Ensuring transmission capacity
As regards major electricity transmission projects, the Forest Line and the third AC connection to Sweden constitute a part of the electricity network infrastructure that Finland needs to become carbon-neutral.
The Forest Line will substantially increase the North–South transmission capacity necessary for the Finnish electricity system. The roughly 300 kilometres long, 400-kilovolt transmission link is being built in place of or next to the current power lines, running from Petäjävesi through Haapavesi and to Muhos. The work has progressed well, with roughly half of all the transmission line foundations completed. The related modifications to the Petäjävesi and Toivila substations are also underway.
Fingrid is preparing, in co-operation with the Swedish TSO Svenska kraftnät, a new transmission connection from Pyhänselkä at Muhos via Keminmaa to Messaure in Sweden. Due for completion in 2025, the transmission line will even out the price differences between the countries and improve the availability of electricity in Finland. Fingrid’s and Svenska kraftnät’s joint project has been included in the European Commission’s list of Projects of Common Interest (PCI). In March, the Finnish and Swedish energy authorities decided on the cost-sharing principles to be applied to this capex project. The estimated capital expenditure is EUR 250 to 300 million, with Connecting Europe Facility funding to be applied for half of this total investment cost. The funding will be decided on by the EU’s Innovation and Networks Executive Agency (INEA).
The transmission line being built in the municipality of Kontiolahti and the city of Joensuu to reinforce the grid in North Karelia is proceeding as planned. Work on the transmission line is currently underway and the project will be completed in the spring of 2022.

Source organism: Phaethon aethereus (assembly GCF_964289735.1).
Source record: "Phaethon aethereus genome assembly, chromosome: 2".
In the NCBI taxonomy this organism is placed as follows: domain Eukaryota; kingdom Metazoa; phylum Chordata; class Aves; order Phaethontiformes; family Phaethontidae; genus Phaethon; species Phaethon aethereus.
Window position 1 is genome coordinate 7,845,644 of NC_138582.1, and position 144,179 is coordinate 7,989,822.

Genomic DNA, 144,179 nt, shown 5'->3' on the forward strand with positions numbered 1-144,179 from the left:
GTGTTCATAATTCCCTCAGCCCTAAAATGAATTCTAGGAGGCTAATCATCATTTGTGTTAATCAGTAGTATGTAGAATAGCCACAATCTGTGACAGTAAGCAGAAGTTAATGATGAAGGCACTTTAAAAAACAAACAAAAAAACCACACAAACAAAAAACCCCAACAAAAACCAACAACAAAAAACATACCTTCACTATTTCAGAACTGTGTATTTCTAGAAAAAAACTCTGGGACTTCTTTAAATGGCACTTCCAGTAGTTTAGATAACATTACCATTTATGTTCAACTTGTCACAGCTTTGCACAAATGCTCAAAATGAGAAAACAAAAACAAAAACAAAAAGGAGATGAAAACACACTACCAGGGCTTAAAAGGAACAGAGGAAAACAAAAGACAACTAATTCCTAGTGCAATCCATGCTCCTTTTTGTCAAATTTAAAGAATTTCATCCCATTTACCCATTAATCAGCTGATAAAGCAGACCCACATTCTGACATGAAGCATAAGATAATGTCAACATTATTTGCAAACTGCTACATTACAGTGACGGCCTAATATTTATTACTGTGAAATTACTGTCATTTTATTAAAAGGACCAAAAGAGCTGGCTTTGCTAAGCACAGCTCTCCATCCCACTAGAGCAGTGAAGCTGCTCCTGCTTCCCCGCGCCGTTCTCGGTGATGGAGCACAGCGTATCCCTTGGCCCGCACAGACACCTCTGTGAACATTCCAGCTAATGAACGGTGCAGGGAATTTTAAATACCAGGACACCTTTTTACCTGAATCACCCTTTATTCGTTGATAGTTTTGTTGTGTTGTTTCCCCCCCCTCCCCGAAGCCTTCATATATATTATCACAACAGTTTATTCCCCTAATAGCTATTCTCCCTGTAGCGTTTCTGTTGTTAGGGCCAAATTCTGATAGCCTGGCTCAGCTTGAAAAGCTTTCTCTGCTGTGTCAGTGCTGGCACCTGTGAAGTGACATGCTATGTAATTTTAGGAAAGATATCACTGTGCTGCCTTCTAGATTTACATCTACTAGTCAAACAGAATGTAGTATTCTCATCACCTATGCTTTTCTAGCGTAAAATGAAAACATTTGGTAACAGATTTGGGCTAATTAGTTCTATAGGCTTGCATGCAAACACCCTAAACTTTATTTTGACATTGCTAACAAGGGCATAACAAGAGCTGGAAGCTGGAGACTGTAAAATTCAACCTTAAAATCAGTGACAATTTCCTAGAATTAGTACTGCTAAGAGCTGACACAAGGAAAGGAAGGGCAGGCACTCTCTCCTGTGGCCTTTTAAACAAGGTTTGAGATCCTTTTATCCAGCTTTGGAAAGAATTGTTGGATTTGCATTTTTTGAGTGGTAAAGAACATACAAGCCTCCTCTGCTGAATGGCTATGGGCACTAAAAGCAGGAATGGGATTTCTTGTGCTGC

A total of 29 substation projects is currently in the implementation stage. Nine out of these will be completed in 2020, 11 in 2021 and the remaining nine substations in 2022. While the new substation projects are located evenly throughout Finland, the focus is on the Forest Line and Coastal Line connections.
Fingrid decided on several new capital expenditure projects during the review period. Connecting up wind power to the grid has particularly increased the capex needs.
- New wind power plants with a total capacity of roughly 4,000 megawatts are planned in the area between Kristinestad, Vaasa and Seinäjoki. Haapajärvi and the neighbouring municipalities, in central Finland, are planning new wind power projects totalling more than 1,000 megawatts. Fingrid has made investment decisions to build a substation at Pysäysperä in the municipality of Haapajärvi and another substation at Kärppiö in the municipality of Teuva. The total capital expenditure will be roughly EUR 55 million. The investments encompass substations as well as modifications to the surrounding transmission lines necessary for linking the transmission lines with the new substations. The planned commissioning dates for the substations are in the summer of 2022.
- A 400/110-kilovolt substation will be modernised at Tammisto in Vantaa. The investment will improve the system security of electricity supply in the Helsinki region. The Tammisto substation is one of the stations supplying electricity to the capital region and a key node of the grid. The construction work on this project will start in June 2021. The new substation will be commissioned in late 2022.